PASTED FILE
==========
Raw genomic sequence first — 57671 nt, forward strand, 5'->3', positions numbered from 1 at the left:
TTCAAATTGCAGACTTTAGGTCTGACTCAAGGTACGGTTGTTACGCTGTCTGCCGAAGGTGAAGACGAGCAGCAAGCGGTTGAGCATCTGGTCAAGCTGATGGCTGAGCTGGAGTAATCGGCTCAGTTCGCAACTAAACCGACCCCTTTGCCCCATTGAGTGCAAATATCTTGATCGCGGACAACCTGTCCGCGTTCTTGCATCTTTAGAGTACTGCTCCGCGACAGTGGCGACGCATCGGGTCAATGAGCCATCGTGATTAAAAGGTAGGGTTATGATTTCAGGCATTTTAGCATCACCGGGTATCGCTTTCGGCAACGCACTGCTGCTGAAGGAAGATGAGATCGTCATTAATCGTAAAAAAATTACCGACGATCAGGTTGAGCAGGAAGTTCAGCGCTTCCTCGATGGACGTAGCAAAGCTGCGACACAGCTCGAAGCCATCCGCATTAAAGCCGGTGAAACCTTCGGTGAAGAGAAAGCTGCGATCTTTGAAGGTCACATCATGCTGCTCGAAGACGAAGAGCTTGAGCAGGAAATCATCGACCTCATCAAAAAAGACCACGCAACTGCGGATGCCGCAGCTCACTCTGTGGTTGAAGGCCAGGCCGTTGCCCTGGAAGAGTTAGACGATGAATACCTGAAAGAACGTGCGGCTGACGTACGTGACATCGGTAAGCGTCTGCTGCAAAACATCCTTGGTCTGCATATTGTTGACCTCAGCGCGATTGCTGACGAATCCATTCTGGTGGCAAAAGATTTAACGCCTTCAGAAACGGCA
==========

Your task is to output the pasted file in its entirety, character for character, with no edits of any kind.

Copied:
Raw genomic sequence first — 57671 nt, forward strand, 5'->3', positions numbered from 1 at the left:
TTCAAATTGCAGACTTTAGGTCTGACTCAAGGTACGGTTGTTACGCTGTCTGCCGAAGGTGAAGACGAGCAGCAAGCGGTTGAGCATCTGGTCAAGCTGATGGCTGAGCTGGAGTAATCGGCTCAGTTCGCAACTAAACCGACCCCTTTGCCCCATTGAGTGCAAATATCTTGATCGCGGACAACCTGTCCGCGTTCTTGCATCTTTAGAGTACTGCTCCGCGACAGTGGCGACGCATCGGGTCAATGAGCCATCGTGATTAAAAGGTAGGGTTATGATTTCAGGCATTTTAGCATCACCGGGTATCGCTTTCGGCAACGCACTGCTGCTGAAGGAAGATGAGATCGTCATTAATCGTAAAAAAATTACCGACGATCAGGTTGAGCAGGAAGTTCAGCGCTTCCTCGATGGACGTAGCAAAGCTGCGACACAGCTCGAAGCCATCCGCATTAAAGCCGGTGAAACCTTCGGTGAAGAGAAAGCTGCGATCTTTGAAGGTCACATCATGCTGCTCGAAGACGAAGAGCTTGAGCAGGAAATCATCGACCTCATCAAAAAAGACCACGCAACTGCGGATGCCGCAGCTCACTCTGTGGTTGAAGGCCAGGCCGTTGCCCTGGAAGAGTTAGACGATGAATACCTGAAAGAACGTGCGGCTGACGTACGTGACATCGGTAAGCGTCTGCTGCAAAACATCCTTGGTCTGCATATTGTTGACCTCAGCGCGATTGCTGACGAATCCATTCTGGTGGCAAAAGATTTAACGCCTTCAGAAACGGCA